Black Lawmakers Pushing for More Aid, Attention to be Given to U.S. Virgin Islands

Rep. Stacey Plaskett, a Democrat from the Virgin Islands, discusses the need for disaster aid during a news conference of the Congressional Black Caucus in the Capitol on Oct. 12, 2017
(Photo: Deborah Barfield Berry/USA TODAY)

Members of the Congressional Black Caucus are pushing for a trip to the Virgin Islands to assess the damage there and draw attention to the plight of residents still struggling in the wake of two major hurricanes.

“We think it’s important for people not only who are on the ground to see the cavalry coming, but it’s important for us to go down and independently assess the needs of the people,’’ Rep. Cedric Richmond, D-La., chairman of the caucus, said Thursday before a House vote on a disaster aid bill.

The House approved a $36.5 billion disaster aid package that includes $18.7 billion for the Federal Emergency Management Agency’s Disaster Relief Fund. The Senate is expected to vote on the bill next week when it’s back in session.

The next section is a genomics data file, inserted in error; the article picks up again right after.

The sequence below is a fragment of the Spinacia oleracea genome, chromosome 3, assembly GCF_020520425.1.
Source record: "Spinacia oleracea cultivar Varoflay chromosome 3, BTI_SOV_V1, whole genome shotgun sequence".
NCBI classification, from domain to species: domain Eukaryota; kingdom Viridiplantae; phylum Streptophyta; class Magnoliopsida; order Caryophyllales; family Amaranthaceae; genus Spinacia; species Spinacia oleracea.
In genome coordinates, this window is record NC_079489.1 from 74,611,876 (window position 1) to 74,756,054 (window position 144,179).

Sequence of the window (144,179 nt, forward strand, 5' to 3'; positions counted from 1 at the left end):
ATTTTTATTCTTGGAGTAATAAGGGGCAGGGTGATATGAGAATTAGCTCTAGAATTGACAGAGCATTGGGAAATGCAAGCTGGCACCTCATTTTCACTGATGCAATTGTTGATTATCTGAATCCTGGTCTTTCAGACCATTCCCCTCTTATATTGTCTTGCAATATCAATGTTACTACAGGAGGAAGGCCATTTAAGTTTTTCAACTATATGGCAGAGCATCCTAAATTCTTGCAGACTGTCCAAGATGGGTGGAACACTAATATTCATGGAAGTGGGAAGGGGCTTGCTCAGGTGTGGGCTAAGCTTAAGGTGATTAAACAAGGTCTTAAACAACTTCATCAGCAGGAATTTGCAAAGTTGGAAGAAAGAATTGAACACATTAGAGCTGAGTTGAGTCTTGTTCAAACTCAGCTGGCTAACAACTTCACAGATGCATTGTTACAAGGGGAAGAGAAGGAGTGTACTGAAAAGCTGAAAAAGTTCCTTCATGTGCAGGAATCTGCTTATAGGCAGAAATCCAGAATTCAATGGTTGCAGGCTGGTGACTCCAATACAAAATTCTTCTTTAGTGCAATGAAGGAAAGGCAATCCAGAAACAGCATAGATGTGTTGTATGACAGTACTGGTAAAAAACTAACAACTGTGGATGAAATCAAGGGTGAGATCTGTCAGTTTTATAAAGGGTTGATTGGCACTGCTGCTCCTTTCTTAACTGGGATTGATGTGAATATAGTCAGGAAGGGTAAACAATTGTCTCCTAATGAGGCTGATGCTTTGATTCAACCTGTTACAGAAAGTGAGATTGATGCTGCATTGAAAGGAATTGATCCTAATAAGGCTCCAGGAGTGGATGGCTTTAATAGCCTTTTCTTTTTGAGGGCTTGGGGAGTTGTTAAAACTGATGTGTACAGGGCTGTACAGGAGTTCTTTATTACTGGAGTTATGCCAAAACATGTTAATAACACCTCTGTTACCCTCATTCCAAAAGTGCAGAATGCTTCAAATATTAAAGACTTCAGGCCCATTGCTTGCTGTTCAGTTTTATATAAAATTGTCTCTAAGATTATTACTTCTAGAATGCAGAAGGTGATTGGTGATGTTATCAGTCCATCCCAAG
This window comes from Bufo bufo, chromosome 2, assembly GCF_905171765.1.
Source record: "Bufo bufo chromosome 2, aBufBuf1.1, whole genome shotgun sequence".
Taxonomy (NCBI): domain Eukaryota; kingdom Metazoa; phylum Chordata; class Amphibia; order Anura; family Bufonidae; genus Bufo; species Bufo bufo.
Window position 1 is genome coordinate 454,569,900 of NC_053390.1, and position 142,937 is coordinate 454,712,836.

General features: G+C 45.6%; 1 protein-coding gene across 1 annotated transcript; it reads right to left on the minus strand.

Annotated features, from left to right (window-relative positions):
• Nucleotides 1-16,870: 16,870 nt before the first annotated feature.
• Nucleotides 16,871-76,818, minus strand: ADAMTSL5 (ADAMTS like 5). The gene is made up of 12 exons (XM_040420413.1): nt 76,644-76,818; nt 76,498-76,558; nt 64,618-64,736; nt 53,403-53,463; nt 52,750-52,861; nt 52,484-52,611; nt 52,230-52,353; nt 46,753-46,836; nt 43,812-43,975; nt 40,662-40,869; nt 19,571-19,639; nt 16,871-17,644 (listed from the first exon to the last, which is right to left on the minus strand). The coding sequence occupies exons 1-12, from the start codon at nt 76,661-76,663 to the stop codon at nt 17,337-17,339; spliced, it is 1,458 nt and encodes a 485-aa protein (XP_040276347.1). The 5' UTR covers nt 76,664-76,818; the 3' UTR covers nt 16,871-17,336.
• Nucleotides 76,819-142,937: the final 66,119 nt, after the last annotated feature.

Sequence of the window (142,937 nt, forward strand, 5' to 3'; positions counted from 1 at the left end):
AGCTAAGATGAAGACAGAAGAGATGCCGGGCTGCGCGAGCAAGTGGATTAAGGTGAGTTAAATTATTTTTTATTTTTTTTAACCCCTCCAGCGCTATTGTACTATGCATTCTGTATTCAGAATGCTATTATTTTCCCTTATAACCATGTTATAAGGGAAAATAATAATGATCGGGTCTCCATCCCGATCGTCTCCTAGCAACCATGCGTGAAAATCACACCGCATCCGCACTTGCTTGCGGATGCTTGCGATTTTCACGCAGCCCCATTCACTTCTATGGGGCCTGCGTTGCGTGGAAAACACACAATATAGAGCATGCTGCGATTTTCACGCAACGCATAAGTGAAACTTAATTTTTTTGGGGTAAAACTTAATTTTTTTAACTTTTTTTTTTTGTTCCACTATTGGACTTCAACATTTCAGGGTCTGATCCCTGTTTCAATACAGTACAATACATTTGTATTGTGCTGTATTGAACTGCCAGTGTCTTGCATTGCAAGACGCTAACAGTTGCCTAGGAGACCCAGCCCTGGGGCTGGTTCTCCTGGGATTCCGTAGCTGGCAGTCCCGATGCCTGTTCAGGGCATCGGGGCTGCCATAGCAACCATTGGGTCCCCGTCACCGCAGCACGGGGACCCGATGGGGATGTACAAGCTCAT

Caucus members supported the bill.

But Stacey Plaskett, a Democrat who represents the Virgin Islands and a caucus member, called the aid package “inadequate for the needs of the Virgin Islands, and I believe, inadequate for the needs of Puerto Rico and so many other areas.’’

“There is massive devastation that the people of the Virgin Islands are experiencing right now, support that is not being given to them, attention that they are not receiving that they should be receiving,’’ Plaskett said Wednesday before the House vote.

The Virgin Islands, which about 76% black, was hard hit by Hurricanes Irma and Maria.

Plaskett described dire conditions, including struggling hospitals, schools closures and a shortage of power and essential supplies. She said the federal government needs to do more to help.

“It is the constitutional responsibility of Congress to provide for the territories,’’ she said. “This is the time for Congress to do the right thing, to support the territories in an adequate fashion so that we can turn disaster into resilience, so that we can be a better island … We’re not looking for handouts, we’re looking for our fair share.’’

Plaskett said the region will need much more than the $5 billion Virgin Islands Gov. Kenneth Mapp has requested.

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SOURCE: USA Today, Deborah Barfield Berry